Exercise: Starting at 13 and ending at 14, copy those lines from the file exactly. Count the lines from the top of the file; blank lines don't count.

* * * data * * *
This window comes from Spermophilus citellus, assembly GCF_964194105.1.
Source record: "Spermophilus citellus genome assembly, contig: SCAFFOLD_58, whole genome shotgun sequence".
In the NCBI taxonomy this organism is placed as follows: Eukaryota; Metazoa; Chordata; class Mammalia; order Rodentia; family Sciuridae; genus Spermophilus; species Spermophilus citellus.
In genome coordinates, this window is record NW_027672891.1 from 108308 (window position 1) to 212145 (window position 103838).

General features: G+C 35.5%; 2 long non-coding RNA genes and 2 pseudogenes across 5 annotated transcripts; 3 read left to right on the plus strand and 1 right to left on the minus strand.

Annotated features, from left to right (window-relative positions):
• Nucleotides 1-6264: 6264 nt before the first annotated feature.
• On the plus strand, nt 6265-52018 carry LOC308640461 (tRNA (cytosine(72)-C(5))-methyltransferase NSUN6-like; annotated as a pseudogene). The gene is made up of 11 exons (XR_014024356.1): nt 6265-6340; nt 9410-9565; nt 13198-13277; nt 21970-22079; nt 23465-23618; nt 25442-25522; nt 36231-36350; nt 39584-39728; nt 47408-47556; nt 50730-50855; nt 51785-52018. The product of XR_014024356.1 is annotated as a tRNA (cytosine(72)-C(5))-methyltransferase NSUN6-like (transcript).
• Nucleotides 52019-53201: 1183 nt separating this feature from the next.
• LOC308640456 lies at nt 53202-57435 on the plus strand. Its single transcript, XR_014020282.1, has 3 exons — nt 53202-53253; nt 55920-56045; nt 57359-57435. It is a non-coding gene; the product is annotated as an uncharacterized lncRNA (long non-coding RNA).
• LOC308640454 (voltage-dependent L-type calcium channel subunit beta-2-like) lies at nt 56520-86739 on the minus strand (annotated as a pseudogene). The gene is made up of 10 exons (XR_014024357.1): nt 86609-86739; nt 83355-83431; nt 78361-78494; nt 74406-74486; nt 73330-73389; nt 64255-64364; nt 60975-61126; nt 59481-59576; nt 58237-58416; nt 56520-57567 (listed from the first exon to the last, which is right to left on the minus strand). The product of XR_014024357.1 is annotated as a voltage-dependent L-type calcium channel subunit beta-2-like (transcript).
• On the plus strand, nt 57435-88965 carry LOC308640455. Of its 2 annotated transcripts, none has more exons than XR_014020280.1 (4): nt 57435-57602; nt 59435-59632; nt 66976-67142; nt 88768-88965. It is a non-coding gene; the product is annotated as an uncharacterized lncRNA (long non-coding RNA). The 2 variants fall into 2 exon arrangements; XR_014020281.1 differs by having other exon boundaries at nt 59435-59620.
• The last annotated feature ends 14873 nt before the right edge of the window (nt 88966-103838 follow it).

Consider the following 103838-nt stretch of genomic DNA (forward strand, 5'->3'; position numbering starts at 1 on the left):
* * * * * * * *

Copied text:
• The last annotated feature ends 14873 nt before the right edge of the window (nt 88966-103838 follow it).

Consider the following 103838-nt stretch of genomic DNA (forward strand, 5'->3'; position numbering starts at 1 on the left):